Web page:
Rising general living expenses and tax increases are forcing UK residents to dip into their savings more and more.  According to a survey published by the ING Direct Bank, the average saver had nearly £1,800 in their savings accounts the first quarter of the year, one of the lowest figures since tracking of savings began.  This figure marks a decrease of 10 per cent on the previous year and a further 2% down on the same period in 2009.

The bank cited increased living costs to blame for Brits having to raid their savings, with the survey also showing that 41% had used the money to pay for essentials such as fuel or food.  The current unstable job market was also blamed; with savers using the money to offset some of their debts should they find themselves suddenly unemployed.15% of people questioned were worried about being made redundant and approximately 18% had used their savings to pay off borrowings in case this happened.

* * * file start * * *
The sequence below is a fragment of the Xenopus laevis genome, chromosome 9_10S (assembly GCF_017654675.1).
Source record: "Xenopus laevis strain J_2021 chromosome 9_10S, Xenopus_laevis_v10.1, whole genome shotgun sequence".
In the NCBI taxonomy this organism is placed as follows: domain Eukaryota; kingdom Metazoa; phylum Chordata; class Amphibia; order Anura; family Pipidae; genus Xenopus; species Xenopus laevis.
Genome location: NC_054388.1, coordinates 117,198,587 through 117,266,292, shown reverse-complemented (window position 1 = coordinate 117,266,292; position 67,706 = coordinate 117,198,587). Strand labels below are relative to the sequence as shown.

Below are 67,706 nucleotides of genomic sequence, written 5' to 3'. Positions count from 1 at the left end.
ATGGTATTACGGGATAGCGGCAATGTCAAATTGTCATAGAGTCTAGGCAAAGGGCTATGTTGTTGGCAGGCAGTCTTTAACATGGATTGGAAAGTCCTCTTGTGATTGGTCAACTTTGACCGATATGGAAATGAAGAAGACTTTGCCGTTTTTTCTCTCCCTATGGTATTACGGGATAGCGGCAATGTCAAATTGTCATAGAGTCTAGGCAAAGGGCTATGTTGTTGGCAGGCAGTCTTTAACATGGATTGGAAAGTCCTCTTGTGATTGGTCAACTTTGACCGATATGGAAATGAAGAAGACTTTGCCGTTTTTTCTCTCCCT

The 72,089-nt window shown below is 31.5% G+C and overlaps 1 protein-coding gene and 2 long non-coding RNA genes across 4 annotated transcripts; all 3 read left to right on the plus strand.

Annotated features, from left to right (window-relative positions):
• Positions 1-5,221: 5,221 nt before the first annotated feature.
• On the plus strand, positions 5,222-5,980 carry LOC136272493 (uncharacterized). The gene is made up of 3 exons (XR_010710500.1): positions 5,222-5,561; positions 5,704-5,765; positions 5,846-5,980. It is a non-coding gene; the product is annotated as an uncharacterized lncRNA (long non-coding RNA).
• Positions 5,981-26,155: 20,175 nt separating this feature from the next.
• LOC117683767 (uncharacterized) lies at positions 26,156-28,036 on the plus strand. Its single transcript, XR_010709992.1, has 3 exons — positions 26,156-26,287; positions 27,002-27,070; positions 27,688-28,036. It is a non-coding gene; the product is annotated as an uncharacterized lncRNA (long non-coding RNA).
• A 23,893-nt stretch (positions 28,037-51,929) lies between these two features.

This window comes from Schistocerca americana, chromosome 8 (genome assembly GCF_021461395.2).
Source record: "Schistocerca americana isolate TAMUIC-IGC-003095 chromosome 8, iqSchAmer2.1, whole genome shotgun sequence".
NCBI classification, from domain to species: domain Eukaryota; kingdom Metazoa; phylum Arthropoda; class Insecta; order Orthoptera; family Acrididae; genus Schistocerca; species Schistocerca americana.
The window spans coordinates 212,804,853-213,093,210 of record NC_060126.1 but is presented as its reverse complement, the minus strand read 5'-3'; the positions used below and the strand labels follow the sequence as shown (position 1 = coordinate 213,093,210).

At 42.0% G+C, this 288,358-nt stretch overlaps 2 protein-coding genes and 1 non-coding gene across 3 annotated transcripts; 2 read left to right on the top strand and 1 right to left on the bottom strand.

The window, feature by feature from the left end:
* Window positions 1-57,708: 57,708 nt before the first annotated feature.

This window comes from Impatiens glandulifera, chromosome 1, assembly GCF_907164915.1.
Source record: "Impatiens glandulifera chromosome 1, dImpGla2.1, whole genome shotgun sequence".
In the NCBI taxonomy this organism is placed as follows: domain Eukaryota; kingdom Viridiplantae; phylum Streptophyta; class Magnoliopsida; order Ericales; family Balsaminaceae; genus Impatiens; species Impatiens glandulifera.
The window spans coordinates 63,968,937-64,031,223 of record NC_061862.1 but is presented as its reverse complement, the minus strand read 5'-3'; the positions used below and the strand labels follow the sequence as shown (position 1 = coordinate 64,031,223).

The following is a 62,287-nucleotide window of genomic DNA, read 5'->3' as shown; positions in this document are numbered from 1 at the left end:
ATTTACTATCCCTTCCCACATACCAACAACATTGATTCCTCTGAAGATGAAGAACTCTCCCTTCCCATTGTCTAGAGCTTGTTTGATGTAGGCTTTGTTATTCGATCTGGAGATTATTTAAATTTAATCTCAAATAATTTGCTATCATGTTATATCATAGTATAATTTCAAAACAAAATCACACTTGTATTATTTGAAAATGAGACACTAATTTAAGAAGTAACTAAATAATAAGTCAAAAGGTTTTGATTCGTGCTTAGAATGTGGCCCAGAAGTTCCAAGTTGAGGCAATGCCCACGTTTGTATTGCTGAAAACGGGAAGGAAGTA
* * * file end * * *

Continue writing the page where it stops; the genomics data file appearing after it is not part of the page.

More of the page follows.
The research showed that people on lower earnings, as well as younger savers, were more likely to use money saved to tide them over with the average level of saving for those ages between 18 and 24 dropping 40% in the past 12 months to just under £500.  Those earning less than £22,000 per annum saw their savings fall to £595, a drop of 21%.

A third of the people interviewed were hoping to build their savings back up throughout the year.